I Watch
By Amy

I watch as the Berlin Wall comes down. After living in East Berlin for twenty-five years, I can finally return home. Bang! Bang! The person near me hacks away at the wall.
"Hand me the crowbar," I say to the man.
He hands me the crowbar, a smile plastered on his face. I firmly hold the crowbar in my hands. My heart pounds in my chest. My breathing accelerates. I raise the crowbar in my hands and slam it into the wall. I bash into the wall over and over again until my arms become Jell-O. A large chunk falls out. An uproar ensues. I can't help but smile.
I look up to see everyone clapping. People from all around embrace me. Their warm touches got to my soul. I became weightless. Everyone around me and I took one step closer to freedom. No longer would Soviet Russia control us. They stare at us emotionless. If I came near the wall yesterday, I'd see this day from heaven. Now I just destroyed part of it, and they stood and did nothing. Boom! A large piece of the wall falls. I make a mad dash toward that area. A huge gap sits there. I look through and see my husband. Tears pour out of my eyes. I break through the crowd and dash through the gap.
"Dan! Dan!" I shout.
"Amelia!" Dan yells. He runs toward me and gives me a great big hug. "I've missed you so much."
"I've missed you too," I say. "Where are the kids?"
Sadness takes over his face.

"They tried to go over the wall to rescue you, but they were caught and killed."

Tears spill out of my eyes. A state of shook comes over me. I can't move. I can barely breathe. I fall on my knees and mourn.
by Hunter
I looked over my shoulder to make sure no one followed me. I took a deep breath. About ten people, including me, walked over to the wall. and tried to start to tunnel underneath it. All of the sudden there was a loud "Crack!" One very large man, that looked as if he could life a building, fell to the ground. We didn't waste a second. Everyone started scattering in different directions, searching for somewhere to hid. The bullets come down like rain, making no place safe.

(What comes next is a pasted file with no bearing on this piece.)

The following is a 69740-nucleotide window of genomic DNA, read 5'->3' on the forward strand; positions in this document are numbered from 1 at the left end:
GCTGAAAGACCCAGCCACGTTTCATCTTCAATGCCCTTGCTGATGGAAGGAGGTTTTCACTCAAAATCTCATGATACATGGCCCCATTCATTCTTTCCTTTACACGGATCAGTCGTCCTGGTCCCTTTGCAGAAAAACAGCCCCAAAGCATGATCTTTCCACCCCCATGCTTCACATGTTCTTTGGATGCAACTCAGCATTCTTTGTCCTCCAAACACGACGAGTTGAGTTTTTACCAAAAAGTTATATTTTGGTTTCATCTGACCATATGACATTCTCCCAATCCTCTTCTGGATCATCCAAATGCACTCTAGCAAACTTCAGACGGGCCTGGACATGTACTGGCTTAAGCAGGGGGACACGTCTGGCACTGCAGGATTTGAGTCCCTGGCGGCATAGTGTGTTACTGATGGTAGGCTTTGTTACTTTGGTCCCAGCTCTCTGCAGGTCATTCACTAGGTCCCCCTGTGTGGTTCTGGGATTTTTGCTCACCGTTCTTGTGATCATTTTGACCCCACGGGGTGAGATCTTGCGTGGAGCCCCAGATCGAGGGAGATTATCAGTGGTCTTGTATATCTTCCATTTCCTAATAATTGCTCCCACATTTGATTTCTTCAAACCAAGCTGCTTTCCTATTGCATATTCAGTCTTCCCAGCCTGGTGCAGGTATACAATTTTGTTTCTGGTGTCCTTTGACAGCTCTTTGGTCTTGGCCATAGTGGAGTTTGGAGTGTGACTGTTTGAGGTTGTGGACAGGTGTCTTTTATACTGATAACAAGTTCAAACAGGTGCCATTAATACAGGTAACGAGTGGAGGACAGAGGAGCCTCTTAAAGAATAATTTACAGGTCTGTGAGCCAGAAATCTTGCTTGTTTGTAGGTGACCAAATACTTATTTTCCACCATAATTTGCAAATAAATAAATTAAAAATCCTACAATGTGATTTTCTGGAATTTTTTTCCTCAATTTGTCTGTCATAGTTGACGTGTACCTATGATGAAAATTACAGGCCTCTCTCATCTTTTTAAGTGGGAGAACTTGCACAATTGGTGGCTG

My name holds no importance. Only escaping the wretched East Germany matters. The Berlin Wall stands in my way. I slowly started inching back. Then I shot off; I was lightning. I ran for what seemed like an eternity. When I finally slowed down, I knew exactly where to go. The man I wished to see held an East German official position. He could smuggle me across to West Germany because he posses a pass. I just hope he doesn't let the cat out of the bag.
I knew this man when I grew up. When I arrived at his house, I knocked three times. He answered and invited me inside. I told him that he must get me across now. After much deliberation, he agreed. He led me to his car and took off the fender. You couldn't fit a baby in the hole he showed him. He told me to get in, and I somehow managed to squeeze inside. I heard the engine rumble for a while, but then it stopped. I could hear voices. We must have arrived at the wall. I held my breath and waited. I heard laughter and salutations. They engine roared alive again and continued. We stopped and my friend let me out. I hugged him and ran away happy. Freedom tasted so good.

Christmas Tree

I put up our Christmas tree yesterday while the Buccaneers played against the Falcons... I bet you know who I was cheering for in that match-up.

We are starting on year two with living in half the house, so again we have a small tree, a white tinsel number, that sits on top of the Brunswick .78 player that belonged to my great grandmother. That means no listening to Bessie Smith for the interim. We are putting up only gold and white ornaments, hoping to make up for the sorry $20 Big Lots tree with the sheer decadence of the decorations. My ornament for this year was an air ship. It's silver, but I put it up anyway.

My birthday is in a month: thirty-three years old. I like double numbers. I'm one of those people that makes a wish at 11:11, so it seems like a nice year. To celebrate, I got tickets for the Tales of the Cocktail holiday event, Tales of the Toddy. We went to this last year, and it was awesome. This year may even be better because it is in the Monteleone, which I love.

Thursday, December 2, 2010

All Along the Pacific Released!

All Along the Pacific, my collection of historic fiction, is now for sale at

It went on sale last night. Please help me make it one of the best-selling books from Open Heart ever by placing your order now!

This book spans California history from about 1850 to 2005. The stories are loosely based on real events, with nuggets of truth burred in sometimes strange and wacky tales.

Thanks for your support and happy holidays!